After a car accident, you may suffer a variety of severe injuries. One of the most severe injuries to face happens to be internal bleeding. Internal bleeding generally requires quick medical attention, but in some cases, you may have delayed symptoms.
According to WebMD, bleeding may stop on its own, but severe trauma requires surgical intervention.
What causes internal bleeding?
There are two types of trauma usually associated with internal injuries: blunt trauma and penetrating trauma. Motor vehicle accidents often result in blunt trauma because your body may collide with other objects at high speed. Penetrating trauma, on the other hand, occurs when a sharp object penetrates your body.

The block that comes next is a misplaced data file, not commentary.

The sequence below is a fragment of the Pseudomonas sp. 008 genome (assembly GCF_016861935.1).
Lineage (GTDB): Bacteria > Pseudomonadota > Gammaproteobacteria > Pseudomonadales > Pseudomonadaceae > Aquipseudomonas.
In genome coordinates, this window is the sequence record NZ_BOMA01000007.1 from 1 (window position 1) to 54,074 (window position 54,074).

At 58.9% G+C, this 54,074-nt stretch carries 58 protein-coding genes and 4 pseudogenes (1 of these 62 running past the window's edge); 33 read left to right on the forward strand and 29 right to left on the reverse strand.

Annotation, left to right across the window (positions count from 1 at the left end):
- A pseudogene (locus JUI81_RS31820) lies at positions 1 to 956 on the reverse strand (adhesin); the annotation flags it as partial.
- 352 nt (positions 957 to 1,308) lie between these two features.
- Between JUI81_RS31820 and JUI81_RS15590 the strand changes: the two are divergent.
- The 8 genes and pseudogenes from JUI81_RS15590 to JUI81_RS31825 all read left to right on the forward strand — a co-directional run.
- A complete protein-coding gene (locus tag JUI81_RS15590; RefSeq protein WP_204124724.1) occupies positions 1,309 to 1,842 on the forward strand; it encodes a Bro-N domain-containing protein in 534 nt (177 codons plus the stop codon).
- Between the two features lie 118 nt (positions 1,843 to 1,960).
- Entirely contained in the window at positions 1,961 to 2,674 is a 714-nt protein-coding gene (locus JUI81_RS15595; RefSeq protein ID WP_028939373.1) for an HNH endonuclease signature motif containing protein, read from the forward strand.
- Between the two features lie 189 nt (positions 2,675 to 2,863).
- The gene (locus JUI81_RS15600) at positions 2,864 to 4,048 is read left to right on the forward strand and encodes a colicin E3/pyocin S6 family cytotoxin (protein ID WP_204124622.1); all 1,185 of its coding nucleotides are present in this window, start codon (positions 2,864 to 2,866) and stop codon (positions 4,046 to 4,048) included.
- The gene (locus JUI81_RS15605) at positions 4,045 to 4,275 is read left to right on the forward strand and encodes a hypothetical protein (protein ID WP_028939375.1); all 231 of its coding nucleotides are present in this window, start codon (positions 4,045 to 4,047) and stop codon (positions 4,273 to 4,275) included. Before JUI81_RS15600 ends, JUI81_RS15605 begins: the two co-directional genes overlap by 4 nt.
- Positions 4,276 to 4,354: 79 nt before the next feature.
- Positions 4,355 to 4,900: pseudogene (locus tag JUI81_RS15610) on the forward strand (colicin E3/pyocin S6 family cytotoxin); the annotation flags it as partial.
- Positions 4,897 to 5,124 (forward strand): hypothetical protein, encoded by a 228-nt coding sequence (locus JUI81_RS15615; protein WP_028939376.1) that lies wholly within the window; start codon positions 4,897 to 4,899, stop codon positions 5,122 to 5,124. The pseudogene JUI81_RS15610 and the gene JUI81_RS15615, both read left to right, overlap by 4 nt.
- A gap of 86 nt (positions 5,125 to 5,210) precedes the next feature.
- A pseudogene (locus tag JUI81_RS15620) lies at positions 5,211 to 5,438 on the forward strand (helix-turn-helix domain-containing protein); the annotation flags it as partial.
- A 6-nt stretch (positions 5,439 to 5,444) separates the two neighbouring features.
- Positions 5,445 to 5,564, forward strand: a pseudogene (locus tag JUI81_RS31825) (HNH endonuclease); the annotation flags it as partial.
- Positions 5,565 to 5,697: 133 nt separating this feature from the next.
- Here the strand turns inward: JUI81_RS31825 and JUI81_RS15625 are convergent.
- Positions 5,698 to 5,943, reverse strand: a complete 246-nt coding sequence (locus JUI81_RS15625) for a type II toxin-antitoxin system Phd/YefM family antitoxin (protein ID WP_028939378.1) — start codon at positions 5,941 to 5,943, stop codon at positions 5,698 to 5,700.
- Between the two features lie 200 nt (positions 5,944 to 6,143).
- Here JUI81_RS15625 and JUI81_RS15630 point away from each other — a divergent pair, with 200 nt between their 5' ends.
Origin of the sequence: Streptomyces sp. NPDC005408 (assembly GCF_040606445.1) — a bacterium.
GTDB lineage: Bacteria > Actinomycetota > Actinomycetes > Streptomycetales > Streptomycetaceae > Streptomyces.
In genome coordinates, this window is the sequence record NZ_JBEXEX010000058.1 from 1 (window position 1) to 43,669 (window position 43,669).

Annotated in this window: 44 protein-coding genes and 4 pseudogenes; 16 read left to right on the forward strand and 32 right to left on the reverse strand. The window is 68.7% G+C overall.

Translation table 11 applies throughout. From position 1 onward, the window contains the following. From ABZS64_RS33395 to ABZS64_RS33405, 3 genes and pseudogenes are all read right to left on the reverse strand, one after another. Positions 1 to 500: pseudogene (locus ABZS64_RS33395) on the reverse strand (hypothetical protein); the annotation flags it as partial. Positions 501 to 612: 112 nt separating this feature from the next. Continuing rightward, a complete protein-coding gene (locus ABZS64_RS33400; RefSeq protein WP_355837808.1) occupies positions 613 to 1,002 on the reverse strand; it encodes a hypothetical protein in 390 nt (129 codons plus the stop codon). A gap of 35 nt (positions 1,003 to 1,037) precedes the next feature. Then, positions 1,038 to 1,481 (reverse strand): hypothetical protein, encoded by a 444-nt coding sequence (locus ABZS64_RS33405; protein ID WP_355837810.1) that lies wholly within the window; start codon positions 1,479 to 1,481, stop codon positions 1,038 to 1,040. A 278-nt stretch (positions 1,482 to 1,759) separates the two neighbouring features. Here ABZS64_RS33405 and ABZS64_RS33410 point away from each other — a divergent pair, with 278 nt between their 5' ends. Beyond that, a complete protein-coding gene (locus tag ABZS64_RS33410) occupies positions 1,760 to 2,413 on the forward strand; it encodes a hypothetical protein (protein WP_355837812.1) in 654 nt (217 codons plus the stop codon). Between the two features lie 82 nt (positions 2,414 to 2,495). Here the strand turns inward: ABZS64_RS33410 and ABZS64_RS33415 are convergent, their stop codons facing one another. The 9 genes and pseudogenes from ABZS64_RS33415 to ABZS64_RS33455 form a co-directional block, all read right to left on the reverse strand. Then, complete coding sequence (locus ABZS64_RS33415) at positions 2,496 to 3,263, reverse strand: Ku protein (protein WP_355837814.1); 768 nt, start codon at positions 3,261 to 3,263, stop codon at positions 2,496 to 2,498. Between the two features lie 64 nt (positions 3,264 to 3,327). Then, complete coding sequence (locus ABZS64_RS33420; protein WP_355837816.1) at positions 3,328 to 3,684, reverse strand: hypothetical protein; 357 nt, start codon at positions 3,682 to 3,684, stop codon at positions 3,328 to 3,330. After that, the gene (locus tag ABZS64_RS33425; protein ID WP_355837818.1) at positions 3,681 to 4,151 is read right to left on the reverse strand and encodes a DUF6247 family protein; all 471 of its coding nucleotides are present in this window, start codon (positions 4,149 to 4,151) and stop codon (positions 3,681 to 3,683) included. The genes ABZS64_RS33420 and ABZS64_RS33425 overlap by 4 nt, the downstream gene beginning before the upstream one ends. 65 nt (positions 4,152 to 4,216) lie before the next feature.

Internal bleeding may happen due to trauma to the abdomen, head and other areas of the body. Whenever organs or blood vessels suffer damage, it can result in internal bleeding.
What symptoms accompany internal bleeding?
In most cases, internal bleeding becomes obvious after an accident. However, there are situations where the injury may become worse over time. As you steadily lose blood over time, the symptoms become more apparent.
No matter the source of the bleed, internal bleeding can cause you to feel dizzy and faint. The area with the injury may turn a deep purple from blood entering the skin. If you have abdominal pain or swelling, this could indicate liver or spleen trauma. Swelling in your leg may cause by internal bleeding caused by a fractured thighbone.
If you suffered a TBI and have bleeding in your brain, you may experience headaches, seizures or lose consciousness. Symptoms of internal bleeding may vary between different patients due to different injury sites.